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    Bruce Road - Cheaper in the long run

Bruce Road - Cheaper in the long run

End of Line
Principle: Department of Conservation and New Zealand Transport Agency (NZTA)
Contractor: TPP Contracting Ltd
Consultant: Opus International
Location: Bruce Road, Whakapapa Ski Area
Product: Bridge Post System
Date: February 2014

Bruce Road, the only car access to the Whakapapa Ski Area, sits on the northwestern slopes of Mt Ruapehu and its functionality is critical to the success of New Zealand’s largest ski field - owned and operated by Ruapehu Alpine Lifts. 

CSP Pacific’s FX94 type steel posts are a key factor in the company’s ability to keep the road open during the busy ski season when mishaps on this sometimes treacherous road can damage the safety barriers.

Over the years Russell Le Quesne, Director of TPP Contracting - the company tasked with maintenance of the road barrier - has looked at systems to suit the alpine conditions. Russell explains, “we have slowly, as budgets permit, been converting the standard barrier system in certain places to the bridge post system. When a snow plough or a vehicle impacts the barrier the brackets are designed to break off but still offer protection - but it means the system can be repaired that much faster so the road can remain open.”

“This particular post system is traditionally used on bridges as the cost to repair the concrete on a bridge after a collision is tremendous and the repairs themselves are sometimes very difficult,” says Jeremy Mallender, Sales Engineer – Lower North Island for CSP Pacific.

How does it work?

A concrete deck or slab is poured using 200mm unreinforced or 150mm reinforced thick concrete with cast in brackets (FX150)  set in the concrete at the centres of the bridge posts - 1.905m for highway rail.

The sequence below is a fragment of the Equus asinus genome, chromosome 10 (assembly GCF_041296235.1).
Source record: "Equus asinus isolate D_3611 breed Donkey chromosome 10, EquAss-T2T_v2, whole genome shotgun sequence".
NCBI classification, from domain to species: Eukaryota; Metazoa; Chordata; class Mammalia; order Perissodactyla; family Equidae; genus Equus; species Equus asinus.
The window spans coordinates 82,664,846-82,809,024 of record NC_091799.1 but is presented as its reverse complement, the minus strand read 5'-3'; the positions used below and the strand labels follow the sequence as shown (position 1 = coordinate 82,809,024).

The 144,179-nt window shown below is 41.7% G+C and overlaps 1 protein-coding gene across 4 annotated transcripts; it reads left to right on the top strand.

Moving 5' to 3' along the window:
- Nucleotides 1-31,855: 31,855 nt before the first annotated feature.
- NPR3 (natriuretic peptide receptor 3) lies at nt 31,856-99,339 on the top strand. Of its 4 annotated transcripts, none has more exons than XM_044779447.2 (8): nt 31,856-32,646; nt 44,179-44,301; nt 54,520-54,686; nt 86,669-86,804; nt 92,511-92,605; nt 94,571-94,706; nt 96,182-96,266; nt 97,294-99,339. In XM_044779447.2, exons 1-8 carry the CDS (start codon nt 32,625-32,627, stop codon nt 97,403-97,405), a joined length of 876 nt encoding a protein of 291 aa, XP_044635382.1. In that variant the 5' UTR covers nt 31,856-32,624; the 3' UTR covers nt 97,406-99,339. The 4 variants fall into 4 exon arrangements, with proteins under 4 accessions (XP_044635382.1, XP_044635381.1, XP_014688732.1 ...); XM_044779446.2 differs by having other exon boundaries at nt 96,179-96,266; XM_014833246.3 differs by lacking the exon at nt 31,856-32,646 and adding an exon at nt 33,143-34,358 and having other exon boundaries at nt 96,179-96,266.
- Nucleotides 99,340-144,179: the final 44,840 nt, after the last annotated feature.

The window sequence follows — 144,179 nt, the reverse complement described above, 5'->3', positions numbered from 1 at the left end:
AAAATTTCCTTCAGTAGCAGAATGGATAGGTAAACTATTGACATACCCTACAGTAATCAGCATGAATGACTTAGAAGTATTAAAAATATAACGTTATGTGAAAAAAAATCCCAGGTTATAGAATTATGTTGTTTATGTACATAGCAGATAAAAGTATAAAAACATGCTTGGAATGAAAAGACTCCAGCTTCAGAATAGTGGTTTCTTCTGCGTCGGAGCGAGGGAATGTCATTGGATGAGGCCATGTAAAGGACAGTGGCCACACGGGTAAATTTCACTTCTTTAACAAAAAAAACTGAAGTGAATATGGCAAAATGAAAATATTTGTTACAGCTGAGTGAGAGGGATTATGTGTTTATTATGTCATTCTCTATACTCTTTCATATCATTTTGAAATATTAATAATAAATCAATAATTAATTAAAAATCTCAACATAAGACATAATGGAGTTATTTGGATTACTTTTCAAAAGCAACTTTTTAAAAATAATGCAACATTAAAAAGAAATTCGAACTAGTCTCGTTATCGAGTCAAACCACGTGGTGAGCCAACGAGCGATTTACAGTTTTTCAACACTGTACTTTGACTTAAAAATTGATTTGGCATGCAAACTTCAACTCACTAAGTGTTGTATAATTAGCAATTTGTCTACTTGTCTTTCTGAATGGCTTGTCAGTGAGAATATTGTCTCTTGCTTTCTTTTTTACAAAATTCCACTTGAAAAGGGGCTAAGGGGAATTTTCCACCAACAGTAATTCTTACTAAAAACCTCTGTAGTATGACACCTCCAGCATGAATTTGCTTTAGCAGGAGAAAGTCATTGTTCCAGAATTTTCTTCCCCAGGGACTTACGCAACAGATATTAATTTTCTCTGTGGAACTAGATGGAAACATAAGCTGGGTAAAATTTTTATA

Once the concrete has cured posts are bolted to the concrete deck by using necked bolts (FX147). These bolts screw into the cylinders that have been cast into the deck. When the guardrail is impacted the post rotates backwards and the heads of the bolts shear off. The guardrail deflects and behaves as it would with ground planted posts. To repair simply unscrew the section left in the socket, replace the guardrail – and post, if badly damaged, and insert two new bolts to hold post and guardrail to deck.

“There are other factors as well that make using the bridge post system the best option,” says Russell.

“1. There is a lot of rock on the mountain and we have to drill a hole using an excavator - so if we install the posts system, it’s permanently there;
2. the concrete slab helps protect the edge of the road as it can be a bit unstable in places,
3.

and of course the repairs to the barrier are so much easier and quicker to do.”

With a third of the barrier on the road now installed with this system Russell is happy with the safety and repair ability of the road. “It is more costly to install but it is far cheaper in the long run. Another plus is that Jeremy and CSP Pacific are just really good to deal with.”

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